- The FTSE 100 resumed its downward trend on Thursday falling 1.5% to 6,715 points as profit warnings and the collapse of airline FlyBe rattled investors.

By the close there were just three stocks in positive territory: Vodafone, British American Tobacco, and Reckitt Benckiser.

Broadcaster ITV was one of the biggest fallers, dropping 11% to 103p after it warned advertising revenue would fall 10% in April as the spread of the coronavirus weighed on travel companies' marketing spend.

The firm's pre-tax profits for last year were 11.5% lower despite revenues from ITV studios increasing by 9%.

Travel firms International Consolidated Airlines, which owns British Airways, and TUI were also big losers down 5% and 7% respectively.

TUI was one of three stocks earmarked for demotion from the index later this month, along with DIY retailer Kingfisher and struggling UAE-based clinic operator NMC Health whose shares are still suspended.

Asset management group Schroders dipped 4% to £27.7 despite seeing assets under management rise by 23% in 2019 to reach a new high of £500bn.

The company's pre-tax profit for the period was £701.2m, while net new business reached £43.4bn.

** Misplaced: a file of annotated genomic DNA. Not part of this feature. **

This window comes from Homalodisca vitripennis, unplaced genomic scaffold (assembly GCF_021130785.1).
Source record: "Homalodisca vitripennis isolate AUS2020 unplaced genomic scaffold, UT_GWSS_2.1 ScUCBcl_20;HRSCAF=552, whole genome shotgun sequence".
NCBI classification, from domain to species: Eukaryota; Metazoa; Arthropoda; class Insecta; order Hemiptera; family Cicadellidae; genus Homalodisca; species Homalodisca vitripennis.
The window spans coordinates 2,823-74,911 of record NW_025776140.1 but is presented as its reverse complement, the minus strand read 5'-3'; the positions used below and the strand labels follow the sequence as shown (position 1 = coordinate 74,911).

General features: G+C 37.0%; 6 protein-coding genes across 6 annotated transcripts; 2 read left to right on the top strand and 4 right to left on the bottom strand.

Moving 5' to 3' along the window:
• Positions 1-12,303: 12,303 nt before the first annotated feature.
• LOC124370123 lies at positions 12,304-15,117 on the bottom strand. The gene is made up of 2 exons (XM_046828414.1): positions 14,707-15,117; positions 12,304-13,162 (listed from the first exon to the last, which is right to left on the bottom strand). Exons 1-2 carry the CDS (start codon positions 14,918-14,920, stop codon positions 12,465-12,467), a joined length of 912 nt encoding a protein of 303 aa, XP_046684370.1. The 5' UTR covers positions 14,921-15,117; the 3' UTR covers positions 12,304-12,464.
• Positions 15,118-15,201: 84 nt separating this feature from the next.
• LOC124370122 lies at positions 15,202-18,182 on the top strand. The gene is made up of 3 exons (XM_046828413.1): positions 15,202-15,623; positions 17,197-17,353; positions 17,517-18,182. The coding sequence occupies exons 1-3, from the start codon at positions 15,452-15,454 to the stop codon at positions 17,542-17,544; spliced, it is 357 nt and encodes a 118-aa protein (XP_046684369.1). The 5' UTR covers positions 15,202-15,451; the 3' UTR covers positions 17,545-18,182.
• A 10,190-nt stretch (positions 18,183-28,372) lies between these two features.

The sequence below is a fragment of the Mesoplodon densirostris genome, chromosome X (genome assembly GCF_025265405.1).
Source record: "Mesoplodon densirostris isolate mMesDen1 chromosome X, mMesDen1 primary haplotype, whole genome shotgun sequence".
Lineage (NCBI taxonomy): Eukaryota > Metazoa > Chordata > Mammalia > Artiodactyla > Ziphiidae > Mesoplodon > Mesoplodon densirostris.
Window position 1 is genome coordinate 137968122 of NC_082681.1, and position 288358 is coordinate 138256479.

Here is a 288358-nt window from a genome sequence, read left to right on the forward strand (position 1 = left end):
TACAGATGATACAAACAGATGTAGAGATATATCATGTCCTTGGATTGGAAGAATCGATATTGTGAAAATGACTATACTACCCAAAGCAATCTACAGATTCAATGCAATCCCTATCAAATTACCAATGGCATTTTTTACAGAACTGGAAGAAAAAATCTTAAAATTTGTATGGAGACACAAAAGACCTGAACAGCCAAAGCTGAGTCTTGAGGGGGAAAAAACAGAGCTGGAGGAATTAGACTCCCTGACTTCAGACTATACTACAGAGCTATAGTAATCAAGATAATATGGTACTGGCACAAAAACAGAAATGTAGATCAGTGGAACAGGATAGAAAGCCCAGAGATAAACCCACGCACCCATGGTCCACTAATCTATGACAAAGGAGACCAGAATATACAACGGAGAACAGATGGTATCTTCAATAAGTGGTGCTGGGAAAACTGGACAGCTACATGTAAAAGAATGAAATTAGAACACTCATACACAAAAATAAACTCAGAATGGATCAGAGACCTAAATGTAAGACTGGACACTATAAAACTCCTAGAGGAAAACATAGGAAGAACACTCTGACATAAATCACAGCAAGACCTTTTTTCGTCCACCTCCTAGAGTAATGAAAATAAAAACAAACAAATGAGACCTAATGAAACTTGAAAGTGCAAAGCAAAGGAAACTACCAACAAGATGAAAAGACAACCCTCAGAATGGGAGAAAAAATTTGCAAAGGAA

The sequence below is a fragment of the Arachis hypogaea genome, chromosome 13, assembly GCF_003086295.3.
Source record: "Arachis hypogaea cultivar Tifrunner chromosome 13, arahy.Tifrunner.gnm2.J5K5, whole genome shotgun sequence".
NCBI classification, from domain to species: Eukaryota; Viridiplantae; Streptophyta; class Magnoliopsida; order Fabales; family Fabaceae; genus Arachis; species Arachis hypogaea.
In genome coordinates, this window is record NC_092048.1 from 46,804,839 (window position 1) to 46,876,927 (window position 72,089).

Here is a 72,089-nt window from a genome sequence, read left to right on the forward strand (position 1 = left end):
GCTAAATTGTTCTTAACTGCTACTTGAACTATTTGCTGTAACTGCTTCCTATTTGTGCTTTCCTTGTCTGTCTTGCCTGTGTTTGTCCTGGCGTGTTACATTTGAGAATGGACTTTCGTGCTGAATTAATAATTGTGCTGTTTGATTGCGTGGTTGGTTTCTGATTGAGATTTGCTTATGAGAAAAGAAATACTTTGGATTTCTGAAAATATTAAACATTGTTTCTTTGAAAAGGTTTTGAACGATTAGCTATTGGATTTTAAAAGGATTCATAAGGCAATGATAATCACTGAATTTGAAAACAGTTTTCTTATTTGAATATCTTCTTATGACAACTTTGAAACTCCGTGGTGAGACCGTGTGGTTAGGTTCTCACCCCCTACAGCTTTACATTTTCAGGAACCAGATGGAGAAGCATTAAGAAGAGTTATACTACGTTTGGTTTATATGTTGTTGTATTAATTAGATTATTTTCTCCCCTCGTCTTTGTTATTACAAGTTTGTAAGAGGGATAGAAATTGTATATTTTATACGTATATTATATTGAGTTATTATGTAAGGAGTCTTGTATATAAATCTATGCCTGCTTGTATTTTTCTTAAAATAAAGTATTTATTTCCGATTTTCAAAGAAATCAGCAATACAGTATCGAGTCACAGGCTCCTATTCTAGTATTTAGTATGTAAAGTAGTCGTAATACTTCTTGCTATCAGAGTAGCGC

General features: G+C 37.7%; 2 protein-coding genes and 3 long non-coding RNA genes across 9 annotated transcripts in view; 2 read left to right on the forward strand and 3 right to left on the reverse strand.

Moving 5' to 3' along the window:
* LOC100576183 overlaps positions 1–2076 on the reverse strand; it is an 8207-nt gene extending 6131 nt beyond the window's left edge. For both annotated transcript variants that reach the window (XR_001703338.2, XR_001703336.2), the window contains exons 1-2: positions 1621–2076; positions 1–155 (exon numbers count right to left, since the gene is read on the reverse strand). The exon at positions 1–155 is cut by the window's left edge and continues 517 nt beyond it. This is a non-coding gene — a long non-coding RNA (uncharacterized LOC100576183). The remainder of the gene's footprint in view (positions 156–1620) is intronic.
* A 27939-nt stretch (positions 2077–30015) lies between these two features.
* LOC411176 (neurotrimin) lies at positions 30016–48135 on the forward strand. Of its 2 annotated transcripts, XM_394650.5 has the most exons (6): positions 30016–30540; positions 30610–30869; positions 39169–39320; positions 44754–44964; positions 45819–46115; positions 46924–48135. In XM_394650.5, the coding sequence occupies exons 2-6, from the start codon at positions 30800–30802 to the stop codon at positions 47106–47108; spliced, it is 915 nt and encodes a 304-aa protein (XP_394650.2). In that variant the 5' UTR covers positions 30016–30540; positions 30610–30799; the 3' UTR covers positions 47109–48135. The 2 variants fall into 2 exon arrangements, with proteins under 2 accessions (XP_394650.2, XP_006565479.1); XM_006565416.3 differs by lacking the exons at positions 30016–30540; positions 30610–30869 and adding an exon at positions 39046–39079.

Shares in insurer Aviva finished just in positive territory, up 0.5% to 351.9p after gaining as much as 4% earlier in the session.

The firm reported record operating profits of £2.3bn last year thanks to healthy UK annuity sales and a strong performance from its investment business.

Mid-cap communications equipment-maker Spirent was a rare gainer, up 17.2% to 249p after it reported better 2019 revenues driven by demand of 400G high-speed ethernet and a higher win rate with US defence contractors for GNSS positioning products.

Adjust operating profits increased 20% during the year, with an improved operating margin of 18.4%.

Shares in outsourcer Capita tumbled 37% to 79.4p after it reported a sharp increase in net debt last year and said it needed to invest more than previously thought in its restructuring plan.

Adjusted net debt rose from £466m to £790m although on an unadjusted number the figure was £1.35bn compared with the firm's market capitalisation of £2.8bn before today's fall.

Revenues and orders declined last year, while chief executive Jon Lewis admitted that 'transforming an organisation of Capita's size is a complex challenge, there remains more to do and it is requiring more investment than we had expected.'

Story provided by